There's a few things about myself that I haven't come to terms with, and maybe never will. I'm sitting here, flush in unemployment and what you'd imagine to be buckets of empty time, with the creeping sensation of drowning. How the hell can an introverted person like me have such an insane schedule, especially when I'm not working? Am I camouflaging my true nature, or am I a self saboteur?
There's competing messages in my brain almost always; I am a sensitive, paradoxical mess. I want my days to be lazy, slow days of introspection, spirituality, self-connection, and learning, but they end up metastasizing into a smorgasbord of volunteering, activities with friends, projects, activism, until I have to trick myself into allowing the quiet moments.
The thing that keeps me so unwillingly busy is the undeniable fact of life's transitory nature. We are here and then gone; our moments spent around our loves grow shorter by the day. We have less and less time to spend loving on people, or working towards a more just world. In moments of sheer overwhelmedness, Buddhist ideas can sometimes work for me but other times they can make me even more anxious about "living my life correctly/fully/best". The smallest decisions that come my way end up feeling bloated with meaning and potential regret: should I really go out tonight? If I choose reading this book over engaging in this action, what does that say about me?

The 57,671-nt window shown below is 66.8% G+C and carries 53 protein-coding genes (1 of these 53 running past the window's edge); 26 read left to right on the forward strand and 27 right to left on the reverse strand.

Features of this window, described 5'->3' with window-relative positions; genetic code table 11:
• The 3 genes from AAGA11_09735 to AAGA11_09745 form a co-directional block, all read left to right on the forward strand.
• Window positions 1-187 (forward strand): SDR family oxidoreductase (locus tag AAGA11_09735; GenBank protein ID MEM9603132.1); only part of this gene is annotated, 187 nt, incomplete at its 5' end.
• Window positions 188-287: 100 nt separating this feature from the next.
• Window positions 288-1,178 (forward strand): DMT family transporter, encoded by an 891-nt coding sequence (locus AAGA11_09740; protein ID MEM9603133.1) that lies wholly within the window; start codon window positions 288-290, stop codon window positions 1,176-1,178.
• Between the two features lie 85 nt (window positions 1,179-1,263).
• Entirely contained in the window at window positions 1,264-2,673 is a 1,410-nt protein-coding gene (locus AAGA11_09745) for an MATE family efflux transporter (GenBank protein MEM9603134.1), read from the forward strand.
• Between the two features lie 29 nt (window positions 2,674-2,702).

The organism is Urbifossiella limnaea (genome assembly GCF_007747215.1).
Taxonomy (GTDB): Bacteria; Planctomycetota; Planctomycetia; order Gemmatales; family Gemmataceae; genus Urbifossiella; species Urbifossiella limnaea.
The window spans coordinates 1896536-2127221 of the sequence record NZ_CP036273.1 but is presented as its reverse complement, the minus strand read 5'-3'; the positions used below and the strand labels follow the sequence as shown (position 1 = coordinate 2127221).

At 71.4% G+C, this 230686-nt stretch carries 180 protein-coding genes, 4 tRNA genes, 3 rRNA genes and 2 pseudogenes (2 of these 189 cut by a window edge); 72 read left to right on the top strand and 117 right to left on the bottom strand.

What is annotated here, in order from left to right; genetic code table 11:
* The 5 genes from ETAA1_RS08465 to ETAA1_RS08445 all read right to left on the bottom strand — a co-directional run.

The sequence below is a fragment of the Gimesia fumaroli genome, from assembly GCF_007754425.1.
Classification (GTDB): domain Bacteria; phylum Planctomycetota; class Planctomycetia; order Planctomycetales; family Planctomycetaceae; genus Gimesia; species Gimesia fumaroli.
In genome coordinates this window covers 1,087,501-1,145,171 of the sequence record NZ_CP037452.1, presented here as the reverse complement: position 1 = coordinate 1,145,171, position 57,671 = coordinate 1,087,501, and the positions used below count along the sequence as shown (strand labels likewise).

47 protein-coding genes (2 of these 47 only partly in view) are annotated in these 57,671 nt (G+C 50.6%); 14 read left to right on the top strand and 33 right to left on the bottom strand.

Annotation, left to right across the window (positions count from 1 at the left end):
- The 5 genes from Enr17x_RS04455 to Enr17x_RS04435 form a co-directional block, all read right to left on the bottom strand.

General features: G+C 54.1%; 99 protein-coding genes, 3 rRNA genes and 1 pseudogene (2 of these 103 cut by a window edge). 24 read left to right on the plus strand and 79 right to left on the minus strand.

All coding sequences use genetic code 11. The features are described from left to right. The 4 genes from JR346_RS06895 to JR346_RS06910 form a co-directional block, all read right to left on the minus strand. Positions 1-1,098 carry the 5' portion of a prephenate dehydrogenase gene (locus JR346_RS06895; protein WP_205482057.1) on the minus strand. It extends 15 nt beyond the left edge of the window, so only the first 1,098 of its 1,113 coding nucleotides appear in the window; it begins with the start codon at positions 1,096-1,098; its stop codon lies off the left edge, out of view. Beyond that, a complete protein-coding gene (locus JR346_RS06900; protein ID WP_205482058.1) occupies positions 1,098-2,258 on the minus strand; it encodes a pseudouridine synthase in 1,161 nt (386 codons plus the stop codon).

Writing is a way of engaging with this anxiety of existential FOMO + not enough-ness and also helps me slow time down. Because part of this anxiety finds its source in perfectionism and how it shades all of my decisions, the worry is that any writing will also fall prey to its sharpened claws. In that spirit, I'm trying to care a whole lot less about making my writing 'great' (whatever that means) and simply just writing---I spend so much time internally editing how I express myself until there's barely anything left to express---so, it's hugely important for me to accept my blunders, my run-on sentences, my bold ideas in all their human-ness. It's enough.